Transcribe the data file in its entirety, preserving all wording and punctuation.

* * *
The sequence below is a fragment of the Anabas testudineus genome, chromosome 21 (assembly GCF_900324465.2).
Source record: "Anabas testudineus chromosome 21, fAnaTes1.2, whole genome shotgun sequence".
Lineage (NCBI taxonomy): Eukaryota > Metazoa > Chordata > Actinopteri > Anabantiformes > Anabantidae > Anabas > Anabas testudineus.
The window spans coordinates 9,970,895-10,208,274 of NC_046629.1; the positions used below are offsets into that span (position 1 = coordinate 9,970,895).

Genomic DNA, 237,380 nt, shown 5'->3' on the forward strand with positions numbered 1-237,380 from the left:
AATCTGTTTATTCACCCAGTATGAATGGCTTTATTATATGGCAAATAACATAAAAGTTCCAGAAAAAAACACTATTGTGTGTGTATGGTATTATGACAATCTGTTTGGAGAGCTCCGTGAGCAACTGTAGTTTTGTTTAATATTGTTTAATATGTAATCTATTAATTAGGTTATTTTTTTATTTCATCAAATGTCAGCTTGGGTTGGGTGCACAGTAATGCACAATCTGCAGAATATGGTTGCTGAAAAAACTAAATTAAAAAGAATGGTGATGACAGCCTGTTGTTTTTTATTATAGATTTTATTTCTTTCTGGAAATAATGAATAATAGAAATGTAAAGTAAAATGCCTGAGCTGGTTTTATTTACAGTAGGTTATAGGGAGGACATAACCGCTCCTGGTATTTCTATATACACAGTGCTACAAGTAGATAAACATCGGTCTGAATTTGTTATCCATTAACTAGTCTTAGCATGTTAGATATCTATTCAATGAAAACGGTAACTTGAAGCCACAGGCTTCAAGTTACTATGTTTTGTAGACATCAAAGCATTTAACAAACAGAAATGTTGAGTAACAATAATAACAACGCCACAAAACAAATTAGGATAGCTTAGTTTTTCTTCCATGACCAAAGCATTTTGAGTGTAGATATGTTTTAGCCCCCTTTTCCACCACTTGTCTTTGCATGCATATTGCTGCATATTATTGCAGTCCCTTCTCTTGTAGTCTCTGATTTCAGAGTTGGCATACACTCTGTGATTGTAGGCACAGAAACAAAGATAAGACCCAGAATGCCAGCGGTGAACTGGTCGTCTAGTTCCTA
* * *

The sequence below is a fragment of the Anabas testudineus genome, chromosome 21 (assembly GCF_900324465.2).
Source record: "Anabas testudineus chromosome 21, fAnaTes1.2, whole genome shotgun sequence".
Lineage (NCBI taxonomy): Eukaryota > Metazoa > Chordata > Actinopteri > Anabantiformes > Anabantidae > Anabas > Anabas testudineus.
The window spans coordinates 9,970,895-10,208,274 of NC_046629.1; the positions used below are offsets into that span (position 1 = coordinate 9,970,895).

Genomic DNA, 237,380 nt, shown 5'->3' on the forward strand with positions numbered 1-237,380 from the left:
AATCTGTTTATTCACCCAGTATGAATGGCTTTATTATATGGCAAATAACATAAAAGTTCCAGAAAAAAACACTATTGTGTGTGTATGGTATTATGACAATCTGTTTGGAGAGCTCCGTGAGCAACTGTAGTTTTGTTTAATATTGTTTAATATGTAATCTATTAATTAGGTTATTTTTTTATTTCATCAAATGTCAGCTTGGGTTGGGTGCACAGTAATGCACAATCTGCAGAATATGGTTGCTGAAAAAACTAAATTAAAAAGAATGGTGATGACAGCCTGTTGTTTTTTATTATAGATTTTATTTCTTTCTGGAAATAATGAATAATAGAAATGTAAAGTAAAATGCCTGAGCTGGTTTTATTTACAGTAGGTTATAGGGAGGACATAACCGCTCCTGGTATTTCTATATACACAGTGCTACAAGTAGATAAACATCGGTCTGAATTTGTTATCCATTAACTAGTCTTAGCATGTTAGATATCTATTCAATGAAAACGGTAACTTGAAGCCACAGGCTTCAAGTTACTATGTTTTGTAGACATCAAAGCATTTAACAAACAGAAATGTTGAGTAACAATAATAACAACGCCACAAAACAAATTAGGATAGCTTAGTTTTTCTTCCATGACCAAAGCATTTTGAGTGTAGATATGTTTTAGCCCCCTTTTCCACCACTTGTCTTTGCATGCATATTGCTGCATATTATTGCAGTCCCTTCTCTTGTAGTCTCTGATTTCAGAGTTGGCATACACTCTGTGATTGTAGGCACAGAAACAAAGATAAGACCCAGAATGCCAGCGGTGAACTGGTCGTCTAGTTCCTA